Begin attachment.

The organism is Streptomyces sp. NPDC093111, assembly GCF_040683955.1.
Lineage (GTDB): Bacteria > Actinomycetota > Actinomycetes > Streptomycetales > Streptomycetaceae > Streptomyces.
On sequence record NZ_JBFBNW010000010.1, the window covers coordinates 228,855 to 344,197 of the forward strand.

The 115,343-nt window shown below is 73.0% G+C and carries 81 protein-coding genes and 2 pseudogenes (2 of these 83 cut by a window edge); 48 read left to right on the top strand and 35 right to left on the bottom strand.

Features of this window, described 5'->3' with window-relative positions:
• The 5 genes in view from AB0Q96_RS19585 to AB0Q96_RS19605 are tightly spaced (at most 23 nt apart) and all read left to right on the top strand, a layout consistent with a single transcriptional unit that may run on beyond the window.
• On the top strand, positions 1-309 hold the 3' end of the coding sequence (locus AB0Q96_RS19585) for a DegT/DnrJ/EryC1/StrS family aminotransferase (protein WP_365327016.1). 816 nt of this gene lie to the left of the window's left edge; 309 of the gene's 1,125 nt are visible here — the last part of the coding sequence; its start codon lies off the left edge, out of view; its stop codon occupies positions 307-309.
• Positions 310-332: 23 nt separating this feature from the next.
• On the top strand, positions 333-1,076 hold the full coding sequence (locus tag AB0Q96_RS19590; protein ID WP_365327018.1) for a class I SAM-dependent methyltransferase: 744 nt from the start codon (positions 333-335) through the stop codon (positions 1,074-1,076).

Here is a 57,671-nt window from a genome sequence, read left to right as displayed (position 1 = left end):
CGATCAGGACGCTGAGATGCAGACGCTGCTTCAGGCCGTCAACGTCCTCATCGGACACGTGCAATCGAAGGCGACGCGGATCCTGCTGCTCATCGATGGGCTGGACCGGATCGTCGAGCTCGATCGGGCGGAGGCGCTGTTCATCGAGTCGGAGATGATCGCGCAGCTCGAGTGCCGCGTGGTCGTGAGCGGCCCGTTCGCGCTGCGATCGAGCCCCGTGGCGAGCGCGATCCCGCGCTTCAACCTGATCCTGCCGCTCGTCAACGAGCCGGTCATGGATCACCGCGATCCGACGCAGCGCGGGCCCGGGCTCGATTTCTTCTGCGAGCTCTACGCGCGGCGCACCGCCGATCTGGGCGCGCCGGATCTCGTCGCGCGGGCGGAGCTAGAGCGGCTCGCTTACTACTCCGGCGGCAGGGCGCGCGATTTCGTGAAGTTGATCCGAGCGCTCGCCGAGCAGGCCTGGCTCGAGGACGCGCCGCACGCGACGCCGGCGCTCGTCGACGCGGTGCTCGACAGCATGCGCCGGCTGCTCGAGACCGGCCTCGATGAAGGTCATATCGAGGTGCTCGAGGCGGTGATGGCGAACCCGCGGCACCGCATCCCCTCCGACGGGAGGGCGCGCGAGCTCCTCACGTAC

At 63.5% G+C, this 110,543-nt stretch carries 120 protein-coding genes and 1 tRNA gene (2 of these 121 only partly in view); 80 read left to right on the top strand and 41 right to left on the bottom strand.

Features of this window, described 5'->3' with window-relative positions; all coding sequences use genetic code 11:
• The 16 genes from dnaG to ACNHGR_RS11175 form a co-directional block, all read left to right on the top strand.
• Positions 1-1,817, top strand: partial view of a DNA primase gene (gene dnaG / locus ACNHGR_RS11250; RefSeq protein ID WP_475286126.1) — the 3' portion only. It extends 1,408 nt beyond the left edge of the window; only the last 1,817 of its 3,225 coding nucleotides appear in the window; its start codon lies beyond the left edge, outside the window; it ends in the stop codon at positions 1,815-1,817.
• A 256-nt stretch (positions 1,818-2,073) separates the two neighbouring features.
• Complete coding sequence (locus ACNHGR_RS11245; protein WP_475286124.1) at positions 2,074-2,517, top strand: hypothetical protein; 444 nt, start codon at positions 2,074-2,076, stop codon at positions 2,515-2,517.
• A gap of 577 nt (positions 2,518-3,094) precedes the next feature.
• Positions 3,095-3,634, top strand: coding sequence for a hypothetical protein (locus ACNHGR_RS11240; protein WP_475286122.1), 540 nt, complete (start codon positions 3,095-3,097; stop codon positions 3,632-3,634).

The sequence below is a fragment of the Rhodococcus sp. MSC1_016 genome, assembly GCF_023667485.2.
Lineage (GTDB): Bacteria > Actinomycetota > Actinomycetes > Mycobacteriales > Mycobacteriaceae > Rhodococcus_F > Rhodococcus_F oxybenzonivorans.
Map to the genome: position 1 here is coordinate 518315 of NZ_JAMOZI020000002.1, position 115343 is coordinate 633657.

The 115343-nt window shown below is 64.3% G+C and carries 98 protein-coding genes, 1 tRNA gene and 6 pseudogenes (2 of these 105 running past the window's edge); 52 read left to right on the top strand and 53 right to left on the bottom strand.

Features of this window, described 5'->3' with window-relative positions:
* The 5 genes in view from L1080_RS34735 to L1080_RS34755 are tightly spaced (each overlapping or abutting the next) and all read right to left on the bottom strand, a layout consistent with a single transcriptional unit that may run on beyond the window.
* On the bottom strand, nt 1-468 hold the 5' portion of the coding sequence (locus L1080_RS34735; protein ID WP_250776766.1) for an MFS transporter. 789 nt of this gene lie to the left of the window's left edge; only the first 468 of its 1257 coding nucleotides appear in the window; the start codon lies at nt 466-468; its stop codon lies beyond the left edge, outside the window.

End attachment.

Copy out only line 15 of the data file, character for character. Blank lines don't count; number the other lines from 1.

• Positions 1-1,817, top strand: partial view of a DNA primase gene (gene dnaG / locus ACNHGR_RS11250; RefSeq protein ID WP_475286126.1) — the 3' portion only. It extends 1,408 nt beyond the left edge of the window; only the last 1,817 of its 3,225 coding nucleotides appear in the window; its start codon lies beyond the left edge, outside the window; it ends in the stop codon at positions 1,815-1,817.